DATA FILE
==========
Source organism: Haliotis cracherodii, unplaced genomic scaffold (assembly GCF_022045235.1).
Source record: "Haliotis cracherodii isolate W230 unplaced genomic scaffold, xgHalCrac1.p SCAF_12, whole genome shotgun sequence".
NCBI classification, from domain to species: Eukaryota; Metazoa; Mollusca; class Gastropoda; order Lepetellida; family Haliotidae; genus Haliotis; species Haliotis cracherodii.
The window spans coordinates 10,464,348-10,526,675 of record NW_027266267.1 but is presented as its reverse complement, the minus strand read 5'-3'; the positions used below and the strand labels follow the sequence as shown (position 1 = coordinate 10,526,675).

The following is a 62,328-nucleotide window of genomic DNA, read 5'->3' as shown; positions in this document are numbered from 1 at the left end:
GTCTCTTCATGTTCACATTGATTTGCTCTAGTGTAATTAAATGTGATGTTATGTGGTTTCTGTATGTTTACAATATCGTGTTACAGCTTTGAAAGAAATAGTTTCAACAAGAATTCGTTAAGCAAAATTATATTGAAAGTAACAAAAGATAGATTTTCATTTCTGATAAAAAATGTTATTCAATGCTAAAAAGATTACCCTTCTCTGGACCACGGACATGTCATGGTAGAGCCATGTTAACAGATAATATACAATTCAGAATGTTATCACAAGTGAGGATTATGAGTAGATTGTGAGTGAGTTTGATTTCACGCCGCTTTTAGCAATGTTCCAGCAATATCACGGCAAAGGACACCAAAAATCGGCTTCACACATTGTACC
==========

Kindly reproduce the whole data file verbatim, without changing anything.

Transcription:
Source organism: Haliotis cracherodii, unplaced genomic scaffold (assembly GCF_022045235.1).
Source record: "Haliotis cracherodii isolate W230 unplaced genomic scaffold, xgHalCrac1.p SCAF_12, whole genome shotgun sequence".
NCBI classification, from domain to species: Eukaryota; Metazoa; Mollusca; class Gastropoda; order Lepetellida; family Haliotidae; genus Haliotis; species Haliotis cracherodii.
The window spans coordinates 10,464,348-10,526,675 of record NW_027266267.1 but is presented as its reverse complement, the minus strand read 5'-3'; the positions used below and the strand labels follow the sequence as shown (position 1 = coordinate 10,526,675).

The following is a 62,328-nucleotide window of genomic DNA, read 5'->3' as shown; positions in this document are numbered from 1 at the left end:
GTCTCTTCATGTTCACATTGATTTGCTCTAGTGTAATTAAATGTGATGTTATGTGGTTTCTGTATGTTTACAATATCGTGTTACAGCTTTGAAAGAAATAGTTTCAACAAGAATTCGTTAAGCAAAATTATATTGAAAGTAACAAAAGATAGATTTTCATTTCTGATAAAAAATGTTATTCAATGCTAAAAAGATTACCCTTCTCTGGACCACGGACATGTCATGGTAGAGCCATGTTAACAGATAATATACAATTCAGAATGTTATCACAAGTGAGGATTATGAGTAGATTGTGAGTGAGTTTGATTTCACGCCGCTTTTAGCAATGTTCCAGCAATATCACGGCAAAGGACACCAAAAATCGGCTTCACACATTGTACC